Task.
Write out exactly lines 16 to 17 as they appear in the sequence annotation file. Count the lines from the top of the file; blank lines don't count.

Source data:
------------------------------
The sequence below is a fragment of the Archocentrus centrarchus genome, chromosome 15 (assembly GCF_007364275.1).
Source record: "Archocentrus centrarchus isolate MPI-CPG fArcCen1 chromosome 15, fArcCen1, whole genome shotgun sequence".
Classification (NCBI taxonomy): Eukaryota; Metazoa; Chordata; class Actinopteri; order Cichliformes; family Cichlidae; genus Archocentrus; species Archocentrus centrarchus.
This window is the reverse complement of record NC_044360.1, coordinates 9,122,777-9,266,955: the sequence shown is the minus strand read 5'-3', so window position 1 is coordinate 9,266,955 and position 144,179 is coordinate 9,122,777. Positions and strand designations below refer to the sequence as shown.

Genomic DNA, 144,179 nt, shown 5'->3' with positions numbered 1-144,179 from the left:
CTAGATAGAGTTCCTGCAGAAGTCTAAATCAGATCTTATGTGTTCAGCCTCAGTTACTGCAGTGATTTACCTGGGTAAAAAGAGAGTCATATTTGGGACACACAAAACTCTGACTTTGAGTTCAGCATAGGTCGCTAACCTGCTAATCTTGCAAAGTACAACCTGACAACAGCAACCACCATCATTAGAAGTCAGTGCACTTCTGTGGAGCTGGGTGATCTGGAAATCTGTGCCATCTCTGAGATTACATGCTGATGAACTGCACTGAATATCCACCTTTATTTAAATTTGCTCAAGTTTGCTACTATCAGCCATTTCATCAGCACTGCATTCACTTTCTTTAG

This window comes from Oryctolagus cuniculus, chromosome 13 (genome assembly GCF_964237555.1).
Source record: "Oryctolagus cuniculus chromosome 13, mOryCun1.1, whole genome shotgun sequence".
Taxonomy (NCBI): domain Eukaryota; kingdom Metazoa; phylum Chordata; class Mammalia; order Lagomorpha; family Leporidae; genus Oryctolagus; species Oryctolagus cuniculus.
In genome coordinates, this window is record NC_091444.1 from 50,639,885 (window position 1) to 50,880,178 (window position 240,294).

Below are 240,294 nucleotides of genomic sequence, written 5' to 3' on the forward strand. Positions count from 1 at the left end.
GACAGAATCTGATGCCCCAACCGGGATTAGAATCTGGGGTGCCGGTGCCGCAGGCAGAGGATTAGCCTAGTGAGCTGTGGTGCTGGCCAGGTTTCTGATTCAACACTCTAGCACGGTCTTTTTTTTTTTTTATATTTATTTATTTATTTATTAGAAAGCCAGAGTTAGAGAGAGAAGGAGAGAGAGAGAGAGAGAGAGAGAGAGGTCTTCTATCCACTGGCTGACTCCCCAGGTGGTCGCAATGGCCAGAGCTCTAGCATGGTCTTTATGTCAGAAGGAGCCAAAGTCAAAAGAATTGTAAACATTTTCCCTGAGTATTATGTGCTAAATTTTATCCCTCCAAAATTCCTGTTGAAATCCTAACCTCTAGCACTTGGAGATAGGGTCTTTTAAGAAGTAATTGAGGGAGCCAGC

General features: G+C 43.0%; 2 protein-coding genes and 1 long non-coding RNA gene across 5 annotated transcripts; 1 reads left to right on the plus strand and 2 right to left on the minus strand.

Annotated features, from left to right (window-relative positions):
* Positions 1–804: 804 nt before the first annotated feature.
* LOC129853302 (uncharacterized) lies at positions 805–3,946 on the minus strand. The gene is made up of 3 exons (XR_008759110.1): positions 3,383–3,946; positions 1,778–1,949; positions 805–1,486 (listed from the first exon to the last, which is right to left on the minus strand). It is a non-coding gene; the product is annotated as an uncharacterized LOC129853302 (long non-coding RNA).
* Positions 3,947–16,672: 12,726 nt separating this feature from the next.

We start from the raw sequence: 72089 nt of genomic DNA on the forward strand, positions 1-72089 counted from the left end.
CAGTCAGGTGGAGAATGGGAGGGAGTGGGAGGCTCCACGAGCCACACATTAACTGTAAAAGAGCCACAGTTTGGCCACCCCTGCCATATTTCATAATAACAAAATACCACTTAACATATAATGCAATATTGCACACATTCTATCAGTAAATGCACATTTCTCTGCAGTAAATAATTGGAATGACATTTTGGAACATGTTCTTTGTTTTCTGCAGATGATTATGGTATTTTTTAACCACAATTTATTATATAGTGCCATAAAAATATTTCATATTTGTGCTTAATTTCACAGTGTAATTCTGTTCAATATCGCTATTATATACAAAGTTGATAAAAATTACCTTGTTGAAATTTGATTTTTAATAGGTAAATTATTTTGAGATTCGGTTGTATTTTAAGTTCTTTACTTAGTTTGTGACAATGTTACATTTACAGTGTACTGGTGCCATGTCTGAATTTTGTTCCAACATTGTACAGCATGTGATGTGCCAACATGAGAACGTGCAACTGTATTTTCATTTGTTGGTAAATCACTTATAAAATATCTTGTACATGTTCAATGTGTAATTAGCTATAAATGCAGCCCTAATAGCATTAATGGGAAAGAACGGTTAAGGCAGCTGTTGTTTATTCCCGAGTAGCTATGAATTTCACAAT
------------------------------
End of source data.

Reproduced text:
* LOC129853302 (uncharacterized) lies at positions 805–3,946 on the minus strand. The gene is made up of 3 exons (XR_008759110.1): positions 3,383–3,946; positions 1,778–1,949; positions 805–1,486 (listed from the first exon to the last, which is right to left on the minus strand). It is a non-coding gene; the product is annotated as an uncharacterized LOC129853302 (long non-coding RNA).
* Positions 3,947–16,672: 12,726 nt separating this feature from the next.